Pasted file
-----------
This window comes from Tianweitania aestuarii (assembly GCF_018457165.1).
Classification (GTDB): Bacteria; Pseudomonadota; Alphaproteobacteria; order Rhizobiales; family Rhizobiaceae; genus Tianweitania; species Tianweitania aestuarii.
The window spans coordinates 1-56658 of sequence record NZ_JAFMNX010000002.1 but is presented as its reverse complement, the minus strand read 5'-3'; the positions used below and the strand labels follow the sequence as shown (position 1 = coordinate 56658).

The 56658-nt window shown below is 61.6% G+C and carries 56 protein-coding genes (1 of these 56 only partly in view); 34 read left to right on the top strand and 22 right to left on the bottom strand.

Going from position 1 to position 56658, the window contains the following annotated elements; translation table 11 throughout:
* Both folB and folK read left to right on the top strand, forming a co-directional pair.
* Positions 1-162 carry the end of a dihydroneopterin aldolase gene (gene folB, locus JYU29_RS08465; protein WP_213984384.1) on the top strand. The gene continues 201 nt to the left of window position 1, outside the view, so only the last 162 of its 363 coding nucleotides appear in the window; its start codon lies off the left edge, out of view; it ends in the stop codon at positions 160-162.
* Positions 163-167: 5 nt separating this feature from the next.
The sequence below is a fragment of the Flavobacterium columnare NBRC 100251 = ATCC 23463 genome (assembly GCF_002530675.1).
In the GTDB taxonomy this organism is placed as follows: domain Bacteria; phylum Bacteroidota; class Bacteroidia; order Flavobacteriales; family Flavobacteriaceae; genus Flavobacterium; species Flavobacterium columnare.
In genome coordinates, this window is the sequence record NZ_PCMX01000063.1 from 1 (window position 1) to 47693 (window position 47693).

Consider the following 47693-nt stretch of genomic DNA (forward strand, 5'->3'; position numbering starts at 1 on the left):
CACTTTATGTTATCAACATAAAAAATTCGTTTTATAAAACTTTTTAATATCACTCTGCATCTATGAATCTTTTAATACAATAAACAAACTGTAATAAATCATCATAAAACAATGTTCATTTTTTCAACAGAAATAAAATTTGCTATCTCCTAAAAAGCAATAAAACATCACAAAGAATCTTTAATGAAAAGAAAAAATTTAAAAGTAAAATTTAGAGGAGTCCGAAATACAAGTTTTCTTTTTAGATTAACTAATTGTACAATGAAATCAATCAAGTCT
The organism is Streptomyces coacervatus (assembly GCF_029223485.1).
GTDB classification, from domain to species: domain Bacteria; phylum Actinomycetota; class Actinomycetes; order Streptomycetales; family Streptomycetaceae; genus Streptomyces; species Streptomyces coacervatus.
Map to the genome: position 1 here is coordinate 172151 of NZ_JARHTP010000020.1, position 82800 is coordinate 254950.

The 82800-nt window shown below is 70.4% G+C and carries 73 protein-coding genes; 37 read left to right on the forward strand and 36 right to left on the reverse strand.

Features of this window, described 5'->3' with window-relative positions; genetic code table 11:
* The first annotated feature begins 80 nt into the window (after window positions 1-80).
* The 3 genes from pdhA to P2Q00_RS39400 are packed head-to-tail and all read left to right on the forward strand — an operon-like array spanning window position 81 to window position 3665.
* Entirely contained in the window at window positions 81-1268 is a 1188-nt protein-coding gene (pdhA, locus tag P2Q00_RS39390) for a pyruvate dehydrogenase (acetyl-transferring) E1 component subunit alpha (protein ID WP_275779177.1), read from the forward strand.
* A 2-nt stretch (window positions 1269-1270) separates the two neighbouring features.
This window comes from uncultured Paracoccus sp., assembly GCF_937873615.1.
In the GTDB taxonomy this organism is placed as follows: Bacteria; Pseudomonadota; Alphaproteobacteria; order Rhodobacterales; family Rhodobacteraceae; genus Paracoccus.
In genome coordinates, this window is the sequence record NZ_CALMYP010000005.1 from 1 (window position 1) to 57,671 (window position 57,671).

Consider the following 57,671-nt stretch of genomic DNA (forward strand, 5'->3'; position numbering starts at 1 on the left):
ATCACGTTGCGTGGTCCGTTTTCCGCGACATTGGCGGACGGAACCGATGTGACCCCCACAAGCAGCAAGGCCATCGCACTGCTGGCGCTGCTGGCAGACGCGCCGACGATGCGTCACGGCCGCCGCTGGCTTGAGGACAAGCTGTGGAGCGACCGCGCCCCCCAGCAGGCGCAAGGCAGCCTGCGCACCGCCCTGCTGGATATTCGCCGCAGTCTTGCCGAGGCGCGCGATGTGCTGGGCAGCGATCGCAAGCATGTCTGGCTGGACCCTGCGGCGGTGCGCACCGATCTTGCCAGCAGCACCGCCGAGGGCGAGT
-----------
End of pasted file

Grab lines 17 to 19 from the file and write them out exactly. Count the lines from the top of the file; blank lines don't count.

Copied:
The 82800-nt window shown below is 70.4% G+C and carries 73 protein-coding genes; 37 read left to right on the forward strand and 36 right to left on the reverse strand.

Features of this window, described 5'->3' with window-relative positions; genetic code table 11:
* The first annotated feature begins 80 nt into the window (after window positions 1-80).